Rose was properly classified as a new employee when she returned to work on April 2, 1984. The Cook County Board of Commissioners (the Board) determines the salaries of Cook County employees. (Ill. Rev. Stat. 1985, ch. 34, par. 1101.) The Board has the authority to create a position-classification agency and give to that agency the power to establish and maintain a position-classification and compensation plan (plan) for all Cook County employees, including those employees working for the Cook County Treasurer. (Ill. Rev. Stat. 1985, ch. 34, par. 1102.) The plan states that a new county employee shall be paid "the minimum salary provided in the salary grade in which the job has been placed." The plan further states that an employee "who is separated from the county payroll for reasons other than disability or leave of absence shall be eligible to receive the salary received at the time of separation if the employee returns within 30 calendar days from the date of separation." (Emphasis added.)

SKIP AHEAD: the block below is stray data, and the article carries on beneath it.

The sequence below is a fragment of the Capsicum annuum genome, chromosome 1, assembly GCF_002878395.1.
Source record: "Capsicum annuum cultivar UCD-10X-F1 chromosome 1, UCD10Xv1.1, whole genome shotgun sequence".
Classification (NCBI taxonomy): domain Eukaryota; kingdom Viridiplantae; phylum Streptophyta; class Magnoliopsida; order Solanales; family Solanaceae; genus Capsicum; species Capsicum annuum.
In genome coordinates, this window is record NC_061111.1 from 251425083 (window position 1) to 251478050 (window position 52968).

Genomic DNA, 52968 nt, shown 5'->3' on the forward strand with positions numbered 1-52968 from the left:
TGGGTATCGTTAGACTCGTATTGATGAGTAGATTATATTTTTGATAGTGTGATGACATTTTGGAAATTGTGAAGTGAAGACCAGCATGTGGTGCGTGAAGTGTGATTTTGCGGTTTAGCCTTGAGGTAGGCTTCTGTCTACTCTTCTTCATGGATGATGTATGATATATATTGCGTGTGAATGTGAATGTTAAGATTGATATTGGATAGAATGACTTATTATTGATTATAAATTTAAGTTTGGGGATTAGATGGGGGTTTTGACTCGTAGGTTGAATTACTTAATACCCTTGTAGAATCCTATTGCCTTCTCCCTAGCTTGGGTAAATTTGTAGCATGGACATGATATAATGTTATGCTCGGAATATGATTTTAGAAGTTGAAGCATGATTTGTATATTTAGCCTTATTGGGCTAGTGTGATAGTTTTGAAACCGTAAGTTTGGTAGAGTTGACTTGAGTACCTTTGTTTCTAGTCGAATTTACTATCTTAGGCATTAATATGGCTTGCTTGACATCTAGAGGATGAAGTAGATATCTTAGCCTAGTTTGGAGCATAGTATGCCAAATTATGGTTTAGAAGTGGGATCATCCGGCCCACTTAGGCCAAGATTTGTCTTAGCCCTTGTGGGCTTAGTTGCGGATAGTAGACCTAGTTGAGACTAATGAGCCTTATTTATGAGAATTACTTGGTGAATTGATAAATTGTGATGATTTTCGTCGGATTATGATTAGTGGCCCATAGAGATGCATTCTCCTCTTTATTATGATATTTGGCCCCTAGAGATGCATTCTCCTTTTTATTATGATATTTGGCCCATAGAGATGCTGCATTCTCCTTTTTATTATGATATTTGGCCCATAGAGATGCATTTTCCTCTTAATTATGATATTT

The question arises: At what salary step should Rose have been paid when she returned to work for the Cook County Treasurer? Rose argues that she should have received compensation at the grade 9, step 6, level when she returned to work. Rose claims that she took a "leave of absence" and that she did not have to return within 30 calendar days in order to receive compensation at the same level as when she left her employment. Furthermore, Rose argues that if the 30-calendar-day requirement did apply to her, she did comply with it. Rose contends that she took her leave of absence on March 1, 1984, and that she would have had to return to work on March 31, 1984, to fulfill the 30-calendar-day requirement. Because March 31, 1984, was a Saturday, Rose states that she was unable to return to work on that day, but did return to work on the first available day, which was Monday, April 2, 1984. Thus, Rose concludes that she did, in fact, fulfill the 30-calendar-day requirement.